Saint-Hubert mom upset son's multiple disabilities don't qualify for extra funding

Saint-Hubert resident Cindy Jean is part of a group of parents that called on the Quebec government to provide more financial support to parents of children with severe disabilities. Quebec complied and Jean applied for the money but was rejected.

After winning a fight to get more money to care for their children, 1 mom says her son was unjustly excluded

Zachary, 11, has, among other challenges, oppositional defiant disorder which leads to regular fits of violence. His mother applied for extra funding to help care for him but was denied. (Shari Okeke/CBC)

Some parents of children with severe mental and physical disabilities say the Quebec government has left them out of a plan to compensate them for the care their children need.

Saint-Hubert resident Cindy Jean is part of a group of parents who call themselves Parents jusqu'au bout. Earlier this year they called on the Quebec government to provide more financial support to parents of children with severe disabilities.

Jean's son Zachary Gallucci is 11 and has been diagnosed with oppositional defiance disorder, autism, obsessive compulsive disorder, anxiety, dyslexia and Tourette syndrome.

After making their case in the media, the government decided to offer more money to those families, and 2,700 parents applied.

But Jean's application was denied. She said she was told it was because Zachary isn't profoundly mentally disabled.

"I was very angry, taken aback, because as we all know autistic children, 99 per cent of the time are very intelligent," she said on CBC Montreal's Daybreak.

Exceptional circumstances only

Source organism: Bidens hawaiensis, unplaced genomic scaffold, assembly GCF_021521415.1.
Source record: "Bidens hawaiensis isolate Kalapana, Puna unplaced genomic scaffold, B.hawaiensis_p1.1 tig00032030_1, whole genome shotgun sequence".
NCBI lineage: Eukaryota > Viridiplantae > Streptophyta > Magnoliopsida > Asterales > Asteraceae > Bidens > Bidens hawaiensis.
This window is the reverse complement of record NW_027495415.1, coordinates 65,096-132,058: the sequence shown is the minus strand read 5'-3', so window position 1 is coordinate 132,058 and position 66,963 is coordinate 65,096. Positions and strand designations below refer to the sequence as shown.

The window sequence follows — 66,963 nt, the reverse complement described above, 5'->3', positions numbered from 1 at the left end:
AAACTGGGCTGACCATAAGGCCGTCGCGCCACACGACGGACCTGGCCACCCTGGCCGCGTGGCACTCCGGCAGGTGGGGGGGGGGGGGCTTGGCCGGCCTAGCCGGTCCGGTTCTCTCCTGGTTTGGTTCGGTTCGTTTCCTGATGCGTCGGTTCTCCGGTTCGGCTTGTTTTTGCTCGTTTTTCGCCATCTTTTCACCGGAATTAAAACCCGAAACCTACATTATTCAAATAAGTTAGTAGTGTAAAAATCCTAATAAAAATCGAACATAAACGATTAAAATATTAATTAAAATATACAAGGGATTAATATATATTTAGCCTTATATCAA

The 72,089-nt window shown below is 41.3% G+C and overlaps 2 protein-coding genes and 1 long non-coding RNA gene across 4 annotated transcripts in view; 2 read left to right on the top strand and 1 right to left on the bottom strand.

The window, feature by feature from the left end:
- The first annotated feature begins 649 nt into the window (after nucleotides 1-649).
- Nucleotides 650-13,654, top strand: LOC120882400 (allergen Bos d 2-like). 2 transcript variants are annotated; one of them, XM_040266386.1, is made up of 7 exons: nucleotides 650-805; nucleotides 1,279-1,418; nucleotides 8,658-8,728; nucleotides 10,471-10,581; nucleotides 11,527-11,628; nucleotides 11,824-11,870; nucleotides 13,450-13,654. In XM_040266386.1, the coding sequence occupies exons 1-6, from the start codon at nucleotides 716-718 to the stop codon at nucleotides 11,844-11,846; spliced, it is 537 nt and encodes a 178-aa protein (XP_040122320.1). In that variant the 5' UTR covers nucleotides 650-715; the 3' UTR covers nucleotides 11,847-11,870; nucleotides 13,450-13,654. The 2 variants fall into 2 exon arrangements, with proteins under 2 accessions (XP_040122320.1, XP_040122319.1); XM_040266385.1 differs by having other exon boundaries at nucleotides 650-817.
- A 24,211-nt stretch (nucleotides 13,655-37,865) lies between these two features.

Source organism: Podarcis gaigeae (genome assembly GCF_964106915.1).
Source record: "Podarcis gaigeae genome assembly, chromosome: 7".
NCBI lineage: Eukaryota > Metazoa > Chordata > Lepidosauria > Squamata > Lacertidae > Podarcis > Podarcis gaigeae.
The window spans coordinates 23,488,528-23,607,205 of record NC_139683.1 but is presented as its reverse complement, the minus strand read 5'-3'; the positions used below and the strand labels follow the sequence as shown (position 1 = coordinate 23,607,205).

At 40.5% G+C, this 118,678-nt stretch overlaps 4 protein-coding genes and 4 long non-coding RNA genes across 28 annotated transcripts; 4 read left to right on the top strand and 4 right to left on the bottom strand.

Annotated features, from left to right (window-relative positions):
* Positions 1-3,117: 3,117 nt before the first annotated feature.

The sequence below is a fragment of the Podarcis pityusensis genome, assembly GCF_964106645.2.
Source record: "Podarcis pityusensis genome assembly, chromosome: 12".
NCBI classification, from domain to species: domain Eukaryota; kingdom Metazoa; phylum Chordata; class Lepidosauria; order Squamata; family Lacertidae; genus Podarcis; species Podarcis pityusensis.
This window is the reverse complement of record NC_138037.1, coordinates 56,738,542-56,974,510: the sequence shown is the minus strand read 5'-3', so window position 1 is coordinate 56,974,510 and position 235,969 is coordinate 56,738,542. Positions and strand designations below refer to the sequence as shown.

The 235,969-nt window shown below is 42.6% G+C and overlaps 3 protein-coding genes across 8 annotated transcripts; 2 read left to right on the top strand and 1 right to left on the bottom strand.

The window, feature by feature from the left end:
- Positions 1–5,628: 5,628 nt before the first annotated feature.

Jean said the form she filled out was two pages long and didn't ask for much information about Zachary's condition.

She was told the government was using information about Zachary that is already on file, and a nurse who called to follow-up said they had all they needed.

But Jean said she doesn't believe they know enough about her son to be able to make a decision.

A bad day with Zachary, who is five feet one inch tall and weighs 150 pounds, starts from the moment he wakes up, Jean said. When he has anxiety attacks, she sometimes has to call the police to help calm him down.

Frédéric Lizotte, spokesperson for Retraite Québec, the government body that is handling the requests, said they are handled by a group of doctors and that the monetary support is only intended for children in exceptional circumstances.

Jean said she knew not everyone who applied would get money, but she believes the government is being too selective.

Cindy Jean and her husband Gianni Gallucci say the emotional, physical and financial stress of caring for their 11-year-old son has taken a toll on their family life. (Shari Okeke/CBC )

Always hopeful

Cynthia Roy is the head of a new group representing the parents who aren't getting the additional funding.

She said she's now heard about five families who were turned down and expects there will be more.

"What we want is to unite all those families, meet with the premier if we have to, head to the National Assembly with our files," she said.

Lizotte said that parents can to re-submit their applications if they'd like to have them revised, but Jean said the initial process took months.

"Children and families are still waiting for services we don't have, hoping we're going to get accepted, just to have that little extra to help us out, and then getting refused for technicalities, wording, lack of documents they never asked for at the beginning so it really prolongs the process, it's discouraging," she said.

Regardless, she said she will re-apply.

"I'm always hopeful. When it comes to my son I can never give up."